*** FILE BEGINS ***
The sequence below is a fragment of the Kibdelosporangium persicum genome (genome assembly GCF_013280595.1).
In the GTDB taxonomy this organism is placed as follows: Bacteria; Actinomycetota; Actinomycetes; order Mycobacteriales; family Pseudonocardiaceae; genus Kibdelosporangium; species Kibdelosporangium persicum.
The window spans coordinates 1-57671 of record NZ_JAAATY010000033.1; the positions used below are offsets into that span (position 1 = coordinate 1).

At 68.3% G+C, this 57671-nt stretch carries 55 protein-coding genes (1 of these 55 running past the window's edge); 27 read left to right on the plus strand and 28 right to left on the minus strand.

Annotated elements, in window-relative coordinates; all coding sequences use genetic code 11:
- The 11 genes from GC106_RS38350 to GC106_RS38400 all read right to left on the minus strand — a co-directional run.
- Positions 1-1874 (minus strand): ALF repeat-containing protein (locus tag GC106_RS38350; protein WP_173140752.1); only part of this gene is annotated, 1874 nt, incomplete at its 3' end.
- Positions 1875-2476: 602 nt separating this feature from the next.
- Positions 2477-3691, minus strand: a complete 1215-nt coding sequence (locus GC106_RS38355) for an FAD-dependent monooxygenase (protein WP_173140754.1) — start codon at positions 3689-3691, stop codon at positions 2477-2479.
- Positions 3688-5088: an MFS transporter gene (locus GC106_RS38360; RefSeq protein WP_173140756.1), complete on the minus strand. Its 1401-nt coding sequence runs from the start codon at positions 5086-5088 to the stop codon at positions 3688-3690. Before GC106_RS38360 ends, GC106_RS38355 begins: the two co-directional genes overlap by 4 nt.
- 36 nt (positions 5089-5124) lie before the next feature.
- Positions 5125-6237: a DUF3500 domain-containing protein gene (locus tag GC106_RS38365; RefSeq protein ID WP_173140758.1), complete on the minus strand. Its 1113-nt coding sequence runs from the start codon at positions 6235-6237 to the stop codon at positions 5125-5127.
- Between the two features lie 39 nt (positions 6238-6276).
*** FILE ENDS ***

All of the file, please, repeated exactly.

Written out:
The sequence below is a fragment of the Kibdelosporangium persicum genome (genome assembly GCF_013280595.1).
In the GTDB taxonomy this organism is placed as follows: Bacteria; Actinomycetota; Actinomycetes; order Mycobacteriales; family Pseudonocardiaceae; genus Kibdelosporangium; species Kibdelosporangium persicum.
The window spans coordinates 1-57671 of record NZ_JAAATY010000033.1; the positions used below are offsets into that span (position 1 = coordinate 1).

At 68.3% G+C, this 57671-nt stretch carries 55 protein-coding genes (1 of these 55 running past the window's edge); 27 read left to right on the plus strand and 28 right to left on the minus strand.

Annotated elements, in window-relative coordinates; all coding sequences use genetic code 11:
- The 11 genes from GC106_RS38350 to GC106_RS38400 all read right to left on the minus strand — a co-directional run.
- Positions 1-1874 (minus strand): ALF repeat-containing protein (locus tag GC106_RS38350; protein WP_173140752.1); only part of this gene is annotated, 1874 nt, incomplete at its 3' end.
- Positions 1875-2476: 602 nt separating this feature from the next.
- Positions 2477-3691, minus strand: a complete 1215-nt coding sequence (locus GC106_RS38355) for an FAD-dependent monooxygenase (protein WP_173140754.1) — start codon at positions 3689-3691, stop codon at positions 2477-2479.
- Positions 3688-5088: an MFS transporter gene (locus GC106_RS38360; RefSeq protein WP_173140756.1), complete on the minus strand. Its 1401-nt coding sequence runs from the start codon at positions 5086-5088 to the stop codon at positions 3688-3690. Before GC106_RS38360 ends, GC106_RS38355 begins: the two co-directional genes overlap by 4 nt.
- 36 nt (positions 5089-5124) lie before the next feature.
- Positions 5125-6237: a DUF3500 domain-containing protein gene (locus tag GC106_RS38365; RefSeq protein ID WP_173140758.1), complete on the minus strand. Its 1113-nt coding sequence runs from the start codon at positions 6235-6237 to the stop codon at positions 5125-5127.
- Between the two features lie 39 nt (positions 6238-6276).